BY JOE KELLER firstname.lastname@example.org
Not only has the coronavirus weakened the economy, but it has also affected high school sports teams around the area. As it abruptly ended the winter sports season, the pandemic has also put the spring sports season in jeopardy for local teams.
Coaches have had to adjust to this unprecedented delay in not only games, but practices and training sessions leading up to this season as well.
“The biggest challenge for us is the gyms being closed down. With gyms being closed down it pretty much stops our flow of income. With no gym you can’t host training, camps, practices and/or have tournaments,” said Monty Gordon, Owner/Head Trainer of Inspired Athletics and its AAU basketball program.
“Everyone is just so confused about the ‘what if‘s’ and wanting to get back in the gym. Basketball is life for most of our athletes, so it’s hard for them to accept that it has been taken away temporarily,” Gordon said.
Although gyms are not available at this time, athletes within the program are still able to do their workouts from their homes.
“We now have an app we’ve been uploading content on. On the app we have at-home workouts and a 14-day challenge to keep the kids’ skills sharp,” stated Gordon.
In challenging times like these, coaches within the Inspired Athletics program are taking measures to maintain relationships with their players and families.
“We also do team bonding with our players via FaceTime. This is to make sure our players are doing well even off the court. Making sure their families are doing well, their schoolwork is going well, and to team bond as an entire team. Of course, while practicing social distancing!” said Autumn Schlader, a trainer within the Inspired Athletics program.
Along with coaches, area athletes are also adjusting to these delays.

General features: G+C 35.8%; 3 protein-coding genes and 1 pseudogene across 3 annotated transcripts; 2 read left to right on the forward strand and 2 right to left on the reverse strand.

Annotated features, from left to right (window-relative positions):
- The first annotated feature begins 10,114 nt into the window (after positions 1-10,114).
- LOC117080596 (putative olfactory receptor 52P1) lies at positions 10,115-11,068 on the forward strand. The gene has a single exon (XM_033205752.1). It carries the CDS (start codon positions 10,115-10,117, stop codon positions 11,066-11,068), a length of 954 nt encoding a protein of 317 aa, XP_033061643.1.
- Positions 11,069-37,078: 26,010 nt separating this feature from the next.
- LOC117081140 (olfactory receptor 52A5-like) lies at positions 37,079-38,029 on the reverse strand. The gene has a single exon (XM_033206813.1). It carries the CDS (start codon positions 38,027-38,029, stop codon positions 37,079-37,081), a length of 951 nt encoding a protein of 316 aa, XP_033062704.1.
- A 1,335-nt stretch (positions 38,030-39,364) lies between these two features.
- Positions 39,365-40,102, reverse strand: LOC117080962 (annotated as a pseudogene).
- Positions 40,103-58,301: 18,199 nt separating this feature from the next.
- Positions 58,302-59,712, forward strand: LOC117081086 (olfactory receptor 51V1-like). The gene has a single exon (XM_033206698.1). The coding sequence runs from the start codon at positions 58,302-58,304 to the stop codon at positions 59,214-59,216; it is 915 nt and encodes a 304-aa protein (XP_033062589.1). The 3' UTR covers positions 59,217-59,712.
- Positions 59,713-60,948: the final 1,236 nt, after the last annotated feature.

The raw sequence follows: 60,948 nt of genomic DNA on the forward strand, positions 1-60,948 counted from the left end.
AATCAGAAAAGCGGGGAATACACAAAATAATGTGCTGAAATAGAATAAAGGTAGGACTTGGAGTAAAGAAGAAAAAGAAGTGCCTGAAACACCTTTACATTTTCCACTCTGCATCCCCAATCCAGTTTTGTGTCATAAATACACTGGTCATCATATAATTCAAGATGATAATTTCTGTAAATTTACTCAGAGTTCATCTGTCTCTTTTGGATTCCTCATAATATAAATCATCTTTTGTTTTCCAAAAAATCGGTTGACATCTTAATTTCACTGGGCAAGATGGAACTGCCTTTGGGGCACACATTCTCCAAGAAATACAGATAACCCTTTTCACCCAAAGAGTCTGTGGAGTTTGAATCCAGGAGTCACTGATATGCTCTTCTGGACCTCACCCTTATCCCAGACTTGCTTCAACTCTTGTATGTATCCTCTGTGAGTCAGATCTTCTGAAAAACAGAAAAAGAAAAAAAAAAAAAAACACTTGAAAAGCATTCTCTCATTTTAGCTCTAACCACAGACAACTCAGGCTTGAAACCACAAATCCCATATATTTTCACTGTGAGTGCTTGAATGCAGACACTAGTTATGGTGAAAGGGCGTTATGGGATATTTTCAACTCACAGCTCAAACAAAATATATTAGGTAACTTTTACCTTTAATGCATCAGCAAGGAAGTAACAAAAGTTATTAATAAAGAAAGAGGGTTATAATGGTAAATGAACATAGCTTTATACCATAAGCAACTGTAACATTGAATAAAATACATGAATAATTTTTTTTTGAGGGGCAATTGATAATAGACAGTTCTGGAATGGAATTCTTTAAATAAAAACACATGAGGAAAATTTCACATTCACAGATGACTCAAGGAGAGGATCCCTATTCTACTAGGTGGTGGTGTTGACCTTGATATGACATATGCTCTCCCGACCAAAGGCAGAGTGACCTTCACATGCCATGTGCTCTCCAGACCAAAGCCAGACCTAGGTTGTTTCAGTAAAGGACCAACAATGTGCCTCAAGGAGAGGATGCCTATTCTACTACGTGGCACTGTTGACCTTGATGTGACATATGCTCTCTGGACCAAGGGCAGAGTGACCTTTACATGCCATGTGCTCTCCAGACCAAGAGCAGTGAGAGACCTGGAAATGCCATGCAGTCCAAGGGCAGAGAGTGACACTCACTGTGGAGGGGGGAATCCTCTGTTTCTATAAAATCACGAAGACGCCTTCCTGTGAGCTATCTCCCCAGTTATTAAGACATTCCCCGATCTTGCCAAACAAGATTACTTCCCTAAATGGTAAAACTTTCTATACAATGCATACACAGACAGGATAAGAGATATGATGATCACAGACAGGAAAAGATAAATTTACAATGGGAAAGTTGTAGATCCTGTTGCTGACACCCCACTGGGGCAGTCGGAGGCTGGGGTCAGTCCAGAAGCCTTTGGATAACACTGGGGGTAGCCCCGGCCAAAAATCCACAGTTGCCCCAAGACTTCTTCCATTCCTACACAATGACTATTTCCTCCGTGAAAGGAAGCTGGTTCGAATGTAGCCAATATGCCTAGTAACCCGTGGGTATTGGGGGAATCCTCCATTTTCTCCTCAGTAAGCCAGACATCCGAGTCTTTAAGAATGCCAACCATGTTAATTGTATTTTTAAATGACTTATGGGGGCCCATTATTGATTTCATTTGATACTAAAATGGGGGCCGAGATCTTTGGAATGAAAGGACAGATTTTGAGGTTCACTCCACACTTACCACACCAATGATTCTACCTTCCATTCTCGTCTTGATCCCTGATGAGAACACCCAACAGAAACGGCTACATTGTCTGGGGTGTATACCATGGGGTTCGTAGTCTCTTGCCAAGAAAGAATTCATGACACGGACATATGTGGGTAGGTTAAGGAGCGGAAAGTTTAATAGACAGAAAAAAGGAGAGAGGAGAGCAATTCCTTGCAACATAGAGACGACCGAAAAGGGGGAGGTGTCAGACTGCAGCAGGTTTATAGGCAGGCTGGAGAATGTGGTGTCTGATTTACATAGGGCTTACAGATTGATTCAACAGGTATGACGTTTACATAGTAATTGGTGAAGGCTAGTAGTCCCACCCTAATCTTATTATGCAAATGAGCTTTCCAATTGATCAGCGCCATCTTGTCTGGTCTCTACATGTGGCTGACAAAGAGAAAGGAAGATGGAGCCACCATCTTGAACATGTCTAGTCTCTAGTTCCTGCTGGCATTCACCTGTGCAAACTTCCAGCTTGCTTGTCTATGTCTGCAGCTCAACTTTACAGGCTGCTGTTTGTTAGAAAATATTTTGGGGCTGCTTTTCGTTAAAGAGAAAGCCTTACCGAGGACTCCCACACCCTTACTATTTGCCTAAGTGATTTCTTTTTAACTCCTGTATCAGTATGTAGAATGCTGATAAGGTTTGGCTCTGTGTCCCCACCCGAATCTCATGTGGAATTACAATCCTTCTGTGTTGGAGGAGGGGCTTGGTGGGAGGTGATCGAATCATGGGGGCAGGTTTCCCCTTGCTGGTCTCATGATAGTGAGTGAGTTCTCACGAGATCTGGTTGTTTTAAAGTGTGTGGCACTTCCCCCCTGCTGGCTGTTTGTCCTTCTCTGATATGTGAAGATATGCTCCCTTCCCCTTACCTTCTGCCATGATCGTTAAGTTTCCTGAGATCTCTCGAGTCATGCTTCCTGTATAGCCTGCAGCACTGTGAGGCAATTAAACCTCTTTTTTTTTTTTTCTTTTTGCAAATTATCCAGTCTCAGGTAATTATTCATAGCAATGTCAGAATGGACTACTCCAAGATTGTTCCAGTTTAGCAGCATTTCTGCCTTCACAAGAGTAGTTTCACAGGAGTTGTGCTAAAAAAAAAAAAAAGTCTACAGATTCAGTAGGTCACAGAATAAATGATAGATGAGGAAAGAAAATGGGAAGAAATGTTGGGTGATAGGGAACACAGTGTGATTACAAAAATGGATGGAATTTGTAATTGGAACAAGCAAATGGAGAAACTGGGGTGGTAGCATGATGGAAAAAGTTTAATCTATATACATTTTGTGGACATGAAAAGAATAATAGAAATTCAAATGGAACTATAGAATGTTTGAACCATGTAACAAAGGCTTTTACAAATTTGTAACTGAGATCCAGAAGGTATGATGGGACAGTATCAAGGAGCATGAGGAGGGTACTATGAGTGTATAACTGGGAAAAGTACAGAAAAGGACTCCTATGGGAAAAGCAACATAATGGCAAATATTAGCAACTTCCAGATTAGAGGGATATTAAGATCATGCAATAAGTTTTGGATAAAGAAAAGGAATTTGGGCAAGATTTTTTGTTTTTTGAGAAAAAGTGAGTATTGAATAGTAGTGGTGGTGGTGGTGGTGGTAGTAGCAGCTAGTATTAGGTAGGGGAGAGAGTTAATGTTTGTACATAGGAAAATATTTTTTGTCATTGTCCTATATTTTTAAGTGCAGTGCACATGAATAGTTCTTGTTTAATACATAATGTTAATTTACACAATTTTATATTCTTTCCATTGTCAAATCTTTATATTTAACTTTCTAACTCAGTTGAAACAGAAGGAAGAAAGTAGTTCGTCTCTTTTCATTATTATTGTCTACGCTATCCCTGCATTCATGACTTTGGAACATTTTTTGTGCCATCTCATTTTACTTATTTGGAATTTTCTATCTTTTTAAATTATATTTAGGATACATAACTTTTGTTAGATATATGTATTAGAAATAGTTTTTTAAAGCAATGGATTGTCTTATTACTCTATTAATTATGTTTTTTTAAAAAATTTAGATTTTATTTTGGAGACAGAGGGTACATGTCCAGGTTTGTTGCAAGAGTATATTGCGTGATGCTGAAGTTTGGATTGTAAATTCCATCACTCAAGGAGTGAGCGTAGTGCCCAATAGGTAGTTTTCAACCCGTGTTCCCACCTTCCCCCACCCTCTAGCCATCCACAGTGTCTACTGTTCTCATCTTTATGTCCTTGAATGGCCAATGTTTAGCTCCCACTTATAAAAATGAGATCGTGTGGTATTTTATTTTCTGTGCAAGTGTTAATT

“It was really hard, I think it still is, knowing that the chances of us playing together again are slim, and they keep decreasing as the days go on,” said Hadley Huber, a senior captain for the Shanley High School girls soccer team. “So I think that’s really hard, and I think it’s been hard on a lot of my teammates just because our spring soccer season is something that we all look forward to.”
Huber is relying on her teammates and coaches to get through these tough times.
“I’ve stayed in pretty good contact with my soccer team and my soccer coaches and just maintaining those relationships, because going through all this alone would probably not be super healthy. So I think we’ve all kind of just relied on each other to work through it,” explained Huber.
With the possibility of a partial season looming in the future, Huber is doing what she can to stay in shape.
“I’ve done some treadmill stuff, like incline, just trying to stay active. I’m not, obviously, doing the same level as I would if we were in season. I think my main thing is just trying to stay moving and not staying in the same place all day,” said Huber.
With the coronavirus still being a major concern, the chance for a partial season is still up in the air for coaches and athletes around the area. Hopefully, they will all get the opportunity to compete this spring.